We’ve now moved to the point of Nas’s career where he’s proven that he isn’t a one-hit-wonder, nowhere close. His debut EP 7, housing Old Town Road, has been released to excited fans and many accolades decorate his trophy cabinet.

In 2019, Time named him one of the 25 most influential people for his “global impact on social media” and “overall ability to drive news”. In the same year, he won two awards at the MTV VMA’s, raking in song of the year – the first gay man to do so. Next, at the Teen Choice Awards, he was nominated for six categories, winning R&B/ Hip Hop for ‘Old Town Road’, which also won at the Country Music Association Awards. Then six Grammy nominations were tucked under the belt, including Record of The Year, Album of The Year, Best New Artist, winning Best Music Video and Best Pop Duo/ Group Performance.

This phase lends inspiration to songs on Montero, such as the sensual ‘Scoop’ featuring Doja Cat, the lucid and pulled-back ‘One Of Me’ featuring Sir Elton John on the keys, and the traditional-rap-inclined ‘Dolla Sign Slime’ featuring Megan Thee Stallion.

While in ‘Scoop’ Nas raps about staying relevant in his day to day conquests ‘Tryna be the daily’, on ‘One of Me’ he sings about the pressures of coming into the limelight ‘I like this, I don’t like that, do this here, don’t so that’ / ‘Can you prove yourself?’

However, it’s in ‘Dolla Sign Slime’ where we find him at his most triumphant. Set in a fantasy scape, the camera swoops over a large kingdom before ending in a great hall where he stands before a congregation, crowned King. Not only is it a nod to his gold-plated Met Gala look, but it stands as an ode to where he has found himself at the top of the music hierarchy. Genius describes his song as one where he discusses his riches, “comparing himself to his opponents who have not quite acquired his status”.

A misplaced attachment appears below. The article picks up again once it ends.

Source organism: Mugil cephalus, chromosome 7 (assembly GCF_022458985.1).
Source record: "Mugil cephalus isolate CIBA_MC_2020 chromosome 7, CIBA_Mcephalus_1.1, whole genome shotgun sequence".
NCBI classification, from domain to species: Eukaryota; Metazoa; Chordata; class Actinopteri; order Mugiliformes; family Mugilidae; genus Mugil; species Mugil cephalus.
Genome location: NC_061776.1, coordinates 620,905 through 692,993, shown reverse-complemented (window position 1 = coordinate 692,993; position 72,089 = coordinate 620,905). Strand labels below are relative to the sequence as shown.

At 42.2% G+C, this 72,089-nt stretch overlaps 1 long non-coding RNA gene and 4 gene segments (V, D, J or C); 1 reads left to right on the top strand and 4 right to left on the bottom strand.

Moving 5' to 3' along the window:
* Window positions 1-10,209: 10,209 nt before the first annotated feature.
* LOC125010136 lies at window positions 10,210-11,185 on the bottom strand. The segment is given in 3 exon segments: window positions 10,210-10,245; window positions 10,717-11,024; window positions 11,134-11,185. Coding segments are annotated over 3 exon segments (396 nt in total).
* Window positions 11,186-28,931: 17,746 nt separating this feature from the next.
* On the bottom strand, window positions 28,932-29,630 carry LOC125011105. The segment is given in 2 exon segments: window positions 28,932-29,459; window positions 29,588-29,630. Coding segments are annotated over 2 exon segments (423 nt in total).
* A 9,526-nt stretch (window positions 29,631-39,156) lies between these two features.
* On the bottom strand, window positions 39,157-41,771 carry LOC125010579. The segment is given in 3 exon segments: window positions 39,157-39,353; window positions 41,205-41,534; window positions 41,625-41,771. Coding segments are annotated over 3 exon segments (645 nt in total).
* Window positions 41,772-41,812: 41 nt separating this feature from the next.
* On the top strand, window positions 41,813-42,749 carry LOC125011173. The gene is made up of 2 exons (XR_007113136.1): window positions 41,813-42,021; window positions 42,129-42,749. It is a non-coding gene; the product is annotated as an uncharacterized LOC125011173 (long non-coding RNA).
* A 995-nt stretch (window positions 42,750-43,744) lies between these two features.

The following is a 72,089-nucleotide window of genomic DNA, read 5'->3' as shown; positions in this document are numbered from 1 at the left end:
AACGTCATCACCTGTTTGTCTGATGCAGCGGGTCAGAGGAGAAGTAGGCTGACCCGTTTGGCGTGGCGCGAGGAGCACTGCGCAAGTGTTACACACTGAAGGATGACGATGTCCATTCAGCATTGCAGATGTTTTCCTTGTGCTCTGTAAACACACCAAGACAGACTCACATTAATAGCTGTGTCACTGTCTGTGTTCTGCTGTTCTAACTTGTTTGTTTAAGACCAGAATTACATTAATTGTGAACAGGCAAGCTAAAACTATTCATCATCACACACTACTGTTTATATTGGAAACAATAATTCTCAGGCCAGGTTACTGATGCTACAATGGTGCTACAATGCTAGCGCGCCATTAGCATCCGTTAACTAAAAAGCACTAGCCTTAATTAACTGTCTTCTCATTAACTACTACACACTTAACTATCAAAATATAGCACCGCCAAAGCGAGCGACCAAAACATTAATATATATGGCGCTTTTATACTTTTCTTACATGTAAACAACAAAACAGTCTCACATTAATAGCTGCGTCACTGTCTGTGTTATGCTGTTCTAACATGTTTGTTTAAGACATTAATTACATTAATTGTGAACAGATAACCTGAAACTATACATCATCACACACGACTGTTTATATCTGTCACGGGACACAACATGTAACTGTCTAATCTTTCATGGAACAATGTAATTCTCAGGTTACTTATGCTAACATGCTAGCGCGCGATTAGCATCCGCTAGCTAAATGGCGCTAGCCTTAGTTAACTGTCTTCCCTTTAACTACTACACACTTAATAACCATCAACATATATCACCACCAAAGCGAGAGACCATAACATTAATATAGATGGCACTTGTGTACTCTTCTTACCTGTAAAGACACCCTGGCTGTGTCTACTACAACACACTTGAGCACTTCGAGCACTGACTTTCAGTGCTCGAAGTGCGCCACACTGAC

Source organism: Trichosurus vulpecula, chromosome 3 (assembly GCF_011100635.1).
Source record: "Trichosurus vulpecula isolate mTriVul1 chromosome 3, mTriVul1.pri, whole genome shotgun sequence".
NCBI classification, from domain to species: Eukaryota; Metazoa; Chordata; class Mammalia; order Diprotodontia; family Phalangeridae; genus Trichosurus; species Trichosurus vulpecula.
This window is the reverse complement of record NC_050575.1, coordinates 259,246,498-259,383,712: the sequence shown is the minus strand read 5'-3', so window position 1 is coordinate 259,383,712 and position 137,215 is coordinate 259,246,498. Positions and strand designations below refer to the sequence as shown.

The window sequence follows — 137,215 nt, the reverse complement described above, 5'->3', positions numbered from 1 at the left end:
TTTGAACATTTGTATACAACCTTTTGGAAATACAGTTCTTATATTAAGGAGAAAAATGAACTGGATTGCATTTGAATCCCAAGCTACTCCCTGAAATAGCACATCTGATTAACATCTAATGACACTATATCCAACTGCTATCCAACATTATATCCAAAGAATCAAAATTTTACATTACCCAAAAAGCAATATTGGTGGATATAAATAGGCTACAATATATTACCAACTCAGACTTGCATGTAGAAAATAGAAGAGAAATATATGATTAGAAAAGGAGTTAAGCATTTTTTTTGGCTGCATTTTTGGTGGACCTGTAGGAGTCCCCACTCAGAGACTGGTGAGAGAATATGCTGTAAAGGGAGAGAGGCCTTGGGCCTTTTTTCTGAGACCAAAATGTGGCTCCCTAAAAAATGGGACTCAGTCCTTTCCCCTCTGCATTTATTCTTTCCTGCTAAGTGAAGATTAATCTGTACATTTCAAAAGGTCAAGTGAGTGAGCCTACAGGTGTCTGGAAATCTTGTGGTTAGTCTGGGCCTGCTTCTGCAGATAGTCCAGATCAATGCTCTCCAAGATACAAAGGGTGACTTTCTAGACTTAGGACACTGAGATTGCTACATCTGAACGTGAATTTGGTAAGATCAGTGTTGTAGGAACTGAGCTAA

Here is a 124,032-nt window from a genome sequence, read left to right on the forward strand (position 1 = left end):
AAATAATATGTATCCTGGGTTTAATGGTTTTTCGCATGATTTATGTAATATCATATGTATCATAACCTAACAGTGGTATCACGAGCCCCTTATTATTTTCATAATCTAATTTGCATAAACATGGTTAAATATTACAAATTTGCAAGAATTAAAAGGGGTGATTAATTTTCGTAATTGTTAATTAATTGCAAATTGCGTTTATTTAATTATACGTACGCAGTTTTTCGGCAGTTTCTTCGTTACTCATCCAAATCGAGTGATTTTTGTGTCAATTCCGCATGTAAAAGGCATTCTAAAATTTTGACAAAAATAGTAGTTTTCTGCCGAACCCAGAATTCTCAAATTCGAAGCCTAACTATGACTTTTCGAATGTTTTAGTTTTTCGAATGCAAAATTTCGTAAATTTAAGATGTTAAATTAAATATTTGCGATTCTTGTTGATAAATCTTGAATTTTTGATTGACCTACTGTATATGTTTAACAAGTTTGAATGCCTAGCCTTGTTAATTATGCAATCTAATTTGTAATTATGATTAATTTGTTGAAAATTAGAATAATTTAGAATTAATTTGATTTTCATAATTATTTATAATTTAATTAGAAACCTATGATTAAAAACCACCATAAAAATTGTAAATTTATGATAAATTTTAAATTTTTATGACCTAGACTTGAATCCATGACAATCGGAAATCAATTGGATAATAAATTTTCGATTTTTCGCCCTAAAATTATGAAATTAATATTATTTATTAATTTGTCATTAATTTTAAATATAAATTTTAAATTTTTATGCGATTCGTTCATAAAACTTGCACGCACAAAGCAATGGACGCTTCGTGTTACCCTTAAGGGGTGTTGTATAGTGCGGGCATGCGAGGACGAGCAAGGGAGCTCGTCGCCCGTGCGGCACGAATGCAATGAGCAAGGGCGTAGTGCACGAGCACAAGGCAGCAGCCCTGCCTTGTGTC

We finally reach the end, but really it’s only the beginning for Nas. Through the countless awards, accidental wardrobe malfunctions, fake pregnancies, red carpet moments, gains and losses, we learn that Lil Nas X has become a beacon for change within the music industry and is truly one of the most influential artists of this time.

We now look to songs that reminisce and reflect on his journey to who he is now.

In the subdued ‘Tales of Dominica’ animated Nas floats in a fractured house wearing blue, signalling a feeling of melancholy. Though reaching top-end success, he sings, ‘Finally grown, ain’t nothing like I hoped it would be’ and ‘Could I be wrong, was everyone right about me?’ signalling that his battle with depression isn’t over.

On last track, ‘Am I Dreaming’ featuring another Cyrus, Miley sings about his future. While acoustic guitar sets an indie-pop backdrop, here he could either be singing about unrequited love or his move into stardom. He sings, ‘Oh never forget me and everything I’ve done.’

Finally, it’s ‘Montero (Call Me By Your Name) that really encapsulates what the album has set out to explore. Throughout his visuals, we see the conception of the biblical earth; Adam and Eve, the Aristocracy, and the devil seducing him to the kingdom of Hell. He introduces the song, speaking, “In Life, we hide the parts of ourselves we don’t want the world to see, we lock them away, we tell them no, we banish them, but here we don’t, welcome to Montero.’ We see his realisation, rebirth, and finally, while twerking on the devil, then to become satan, his taking of the dark world’s crown. I’m this feat we see that Lil Nas X has found himself.

We leave Nas and his album now thoroughly in tune with his vision, one he’s invited us into through a journey of genres, themes and talking points. It’s a triumphant release for someone so quick to rise in the music world, yet one that won’t be forgotten in recent years.

In a final tweet to his fans, Lil Nas X said, “I love joking but on a serious note, making this album was therapy for me. I began healing many unchecked wounds, facing skeletons in my closet I never wanted to, fighting internally every day and crying persistently, MONTERO is truly my baby. Thanks for the love.”

Follow Lil Nas X here for more and stream the debut album MONTERO here.